WAD wrap up


According to the results from the KAIS (Kenya AIDS Indicators Survey 2007) report 7.4 percent of Kenyan adults age 15-64 are infected with the HIV, the virus that causes AIDS. According to the survey more than 1.4 million Kenyans are living with HIV and AIDS. 36% of Kenyan adults ages 15-64 have tested at least once for HIV and have received the results; nearly two thirds reported never having tested for HIV and are therefore unaware of their HIV status. 80% of all HIV positive adults have no idea that they are infected while 77% of Kenyan adults in all partnerships do not know their partners status. With the current changing trends in HIV infection there is great need for one know his/her HIV status.

To honor the theme of this year’s World AIDS Day “Universal Access and Human Rights” REPACTED in partnership with the Nakuru GK Prisons kicked off build up activities by organizing four days of free HIV Counseling and testing targeting the inmates, officers and their families and the surrounding community at the Nakuru GK prison. Prisoners are people too therefore it is a human right to access reproductive health information including information on HIV and AIDS. REPACTED visited the Male and female prisons, twice (over the first three days) and this time went a step further by staging an outreach at the wardens living quarters on the final day.


Bureaucracy had been a major hindrance to REPACTED’s access to the male prison mostly due to reasons and occurrences from the past and other places within the prisons department as a whole. This hurdle was finally surpassed and REPACTED was able to stage a comprehensive outreach on the 26th of November 2009 to encourage the prisoners and the wardens to go for the HIV counseling testing services sourced and made available by REPACTED and the Prisons department. At the first call for the inmates to be tested, someone in the crowd shouted “Hiyo ni ya wagonjwa” meaning that is for the sick. This was quickly responded to from within the audience itself during the post performance discussion with the conclusion downplaying the comment.

REPACTED’s magnet outreaches in the prison have developed into Talent Arena for the inmates who are welcome to present their skits and comedies including music. They get to develop prevention messages and present them through these various means to their fellow inmates. In the women’s prison inmates group themselves and even take time to rehearse their pieces capturing the theme of the day and targeting the woman and their lives at home in caring for their family. It is quite clear that they have learnt to empower each other and nurture their talents that they have within them as they prepare to go back to their homes and families. As they perform, they elicit discussions and comments surrounding risky behavior among the inmates, their status, effects and consequences including the risk they may put to their family members when they are released. They feel honored to see REPACTED members watching their various presentations as they do their best to outdo them. It has proved to be quite effective telling by the numbers achieved at the end of the four day initiative.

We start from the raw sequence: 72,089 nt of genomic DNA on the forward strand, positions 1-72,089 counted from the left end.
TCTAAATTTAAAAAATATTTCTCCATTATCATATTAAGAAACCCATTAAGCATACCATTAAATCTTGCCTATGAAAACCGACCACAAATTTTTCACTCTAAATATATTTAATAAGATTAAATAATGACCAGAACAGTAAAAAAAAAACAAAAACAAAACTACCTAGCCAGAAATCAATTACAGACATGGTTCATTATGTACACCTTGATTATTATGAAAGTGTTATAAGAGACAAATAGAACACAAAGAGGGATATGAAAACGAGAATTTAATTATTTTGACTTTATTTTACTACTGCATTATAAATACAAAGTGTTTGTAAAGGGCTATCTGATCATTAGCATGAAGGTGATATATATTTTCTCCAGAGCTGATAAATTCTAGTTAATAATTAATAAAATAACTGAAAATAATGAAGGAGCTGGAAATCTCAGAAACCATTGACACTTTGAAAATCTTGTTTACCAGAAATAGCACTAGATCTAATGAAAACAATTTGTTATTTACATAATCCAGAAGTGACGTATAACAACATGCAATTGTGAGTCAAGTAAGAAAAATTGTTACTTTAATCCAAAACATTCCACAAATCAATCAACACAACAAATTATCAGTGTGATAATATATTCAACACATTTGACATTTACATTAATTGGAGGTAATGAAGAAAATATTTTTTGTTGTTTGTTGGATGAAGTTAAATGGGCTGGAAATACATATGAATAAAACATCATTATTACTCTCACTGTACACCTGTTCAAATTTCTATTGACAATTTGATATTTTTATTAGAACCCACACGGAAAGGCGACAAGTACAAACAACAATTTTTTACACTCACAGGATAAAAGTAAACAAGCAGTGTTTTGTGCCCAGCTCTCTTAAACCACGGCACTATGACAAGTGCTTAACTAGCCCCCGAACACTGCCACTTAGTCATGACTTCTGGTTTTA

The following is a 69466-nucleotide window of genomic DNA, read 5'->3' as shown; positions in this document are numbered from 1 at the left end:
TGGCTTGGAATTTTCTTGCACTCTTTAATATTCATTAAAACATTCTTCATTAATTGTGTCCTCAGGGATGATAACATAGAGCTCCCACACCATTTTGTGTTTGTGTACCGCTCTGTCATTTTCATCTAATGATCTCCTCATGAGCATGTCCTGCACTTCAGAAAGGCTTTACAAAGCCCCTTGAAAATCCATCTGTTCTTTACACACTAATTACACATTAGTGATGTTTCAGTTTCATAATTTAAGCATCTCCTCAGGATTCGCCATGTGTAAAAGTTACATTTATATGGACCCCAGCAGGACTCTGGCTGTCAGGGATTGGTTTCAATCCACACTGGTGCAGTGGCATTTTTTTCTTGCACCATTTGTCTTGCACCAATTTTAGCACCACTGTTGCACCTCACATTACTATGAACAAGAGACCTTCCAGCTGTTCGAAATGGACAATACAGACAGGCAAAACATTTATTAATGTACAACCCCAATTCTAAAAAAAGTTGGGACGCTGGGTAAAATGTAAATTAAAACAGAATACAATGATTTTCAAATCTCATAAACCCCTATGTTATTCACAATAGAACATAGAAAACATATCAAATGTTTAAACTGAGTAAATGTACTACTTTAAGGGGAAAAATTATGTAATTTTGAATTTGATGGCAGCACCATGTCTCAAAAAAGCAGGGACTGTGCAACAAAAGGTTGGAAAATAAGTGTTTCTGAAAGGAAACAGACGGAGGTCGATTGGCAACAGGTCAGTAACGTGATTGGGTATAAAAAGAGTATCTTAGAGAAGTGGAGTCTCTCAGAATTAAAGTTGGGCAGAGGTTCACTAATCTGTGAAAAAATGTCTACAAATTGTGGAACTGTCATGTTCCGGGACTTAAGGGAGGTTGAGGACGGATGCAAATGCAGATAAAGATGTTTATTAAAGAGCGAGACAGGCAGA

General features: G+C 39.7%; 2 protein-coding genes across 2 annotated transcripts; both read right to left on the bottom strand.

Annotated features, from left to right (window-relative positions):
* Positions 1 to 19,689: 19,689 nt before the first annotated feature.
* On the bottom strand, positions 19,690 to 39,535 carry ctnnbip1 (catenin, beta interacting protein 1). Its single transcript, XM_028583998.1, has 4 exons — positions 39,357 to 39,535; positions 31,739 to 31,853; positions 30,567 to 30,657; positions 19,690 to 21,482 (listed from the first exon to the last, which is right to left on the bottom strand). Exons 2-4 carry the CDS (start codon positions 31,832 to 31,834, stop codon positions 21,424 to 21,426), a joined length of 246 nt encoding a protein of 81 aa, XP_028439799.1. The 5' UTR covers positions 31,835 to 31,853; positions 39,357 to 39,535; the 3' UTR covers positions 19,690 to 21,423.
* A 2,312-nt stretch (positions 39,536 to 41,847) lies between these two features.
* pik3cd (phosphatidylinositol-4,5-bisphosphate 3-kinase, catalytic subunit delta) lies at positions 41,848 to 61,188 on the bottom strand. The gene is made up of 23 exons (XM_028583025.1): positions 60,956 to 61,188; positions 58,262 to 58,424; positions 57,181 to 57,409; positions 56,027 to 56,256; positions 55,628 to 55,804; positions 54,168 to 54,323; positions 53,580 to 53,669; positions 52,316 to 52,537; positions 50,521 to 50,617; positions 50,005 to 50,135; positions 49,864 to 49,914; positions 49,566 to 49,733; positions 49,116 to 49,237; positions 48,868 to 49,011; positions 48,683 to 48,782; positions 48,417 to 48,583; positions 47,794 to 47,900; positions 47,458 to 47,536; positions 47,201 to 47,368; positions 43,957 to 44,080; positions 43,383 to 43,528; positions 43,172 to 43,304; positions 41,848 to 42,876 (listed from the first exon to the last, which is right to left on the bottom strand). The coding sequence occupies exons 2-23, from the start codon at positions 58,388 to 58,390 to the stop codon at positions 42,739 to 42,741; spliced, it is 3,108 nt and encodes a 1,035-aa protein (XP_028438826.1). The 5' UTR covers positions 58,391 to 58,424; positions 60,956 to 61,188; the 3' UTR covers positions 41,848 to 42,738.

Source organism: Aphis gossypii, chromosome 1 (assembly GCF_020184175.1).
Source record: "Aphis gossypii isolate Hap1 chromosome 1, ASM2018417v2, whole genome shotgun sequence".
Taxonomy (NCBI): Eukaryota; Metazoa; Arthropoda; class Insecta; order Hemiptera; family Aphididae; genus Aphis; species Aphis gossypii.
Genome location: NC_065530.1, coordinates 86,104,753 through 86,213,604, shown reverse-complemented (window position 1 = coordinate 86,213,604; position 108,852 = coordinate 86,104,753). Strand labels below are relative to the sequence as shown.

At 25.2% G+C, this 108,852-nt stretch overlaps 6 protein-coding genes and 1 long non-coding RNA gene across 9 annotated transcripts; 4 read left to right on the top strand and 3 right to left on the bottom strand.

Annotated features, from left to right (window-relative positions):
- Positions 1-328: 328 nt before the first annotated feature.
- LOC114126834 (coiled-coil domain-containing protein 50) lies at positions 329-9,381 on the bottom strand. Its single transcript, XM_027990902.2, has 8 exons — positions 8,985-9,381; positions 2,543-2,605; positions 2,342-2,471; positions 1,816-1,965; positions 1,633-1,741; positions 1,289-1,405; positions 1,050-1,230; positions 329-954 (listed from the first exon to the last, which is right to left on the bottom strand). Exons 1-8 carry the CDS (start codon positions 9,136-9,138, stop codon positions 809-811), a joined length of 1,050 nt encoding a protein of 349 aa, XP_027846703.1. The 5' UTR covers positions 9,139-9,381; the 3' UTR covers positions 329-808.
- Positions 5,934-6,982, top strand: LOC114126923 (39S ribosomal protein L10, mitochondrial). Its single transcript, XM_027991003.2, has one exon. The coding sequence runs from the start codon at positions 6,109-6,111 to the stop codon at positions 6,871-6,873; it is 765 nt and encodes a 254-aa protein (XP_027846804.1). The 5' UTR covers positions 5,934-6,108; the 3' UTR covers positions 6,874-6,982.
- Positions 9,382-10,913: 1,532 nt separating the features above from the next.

At the staff quarters REPACTED noted the various challenges that the wardens are faced with because of working away from their homes. Also there is stigma around the wardens and surrounding community’s perception on people going to get tested. According to some of them being seen by the community going for testing gave people the idea that they might be indulging in immoral behavior and thereby a small number turned up for the testing in the day but large numbers came for the same service during the moonlight activity.

By the world aids day the VCT councilors had managed to test about a total of 1214 inmates, officers and their family members.

On 28th of November the Nakuru town headed for Bontana Hotel for the Mr. and Miss red ribbon pageant. The event was organized jointly by Repacted Kenya assisted by Voice of Roses and the National Aids Control Council. Its participants were drawn from different community based organizations, indiscriminate of their status, background and age. The participants took up to three weeks preparing for the event and undergoing peer education training and care of the HIV/AIDS infected. When the participants finally took to the runway over the blue waters of the Bontana swimming pool it was nothing but colorful, not only in the dressing that they put on in line with their understanding of the course of the Mr. and miss red ribbon. The event attracted more than 1000 youths and young at heart within Nakuru town.

There were performances by groups such as the V.O.R dancers, comedies by the unique theatre, REPACTED’s Sawwa dancers & MC Jex among others. The M.Cs of the day Michael Kamunya (Playmaker group) and Collins Denis Oduor (Repacted Kenya) kept the audience on their feet.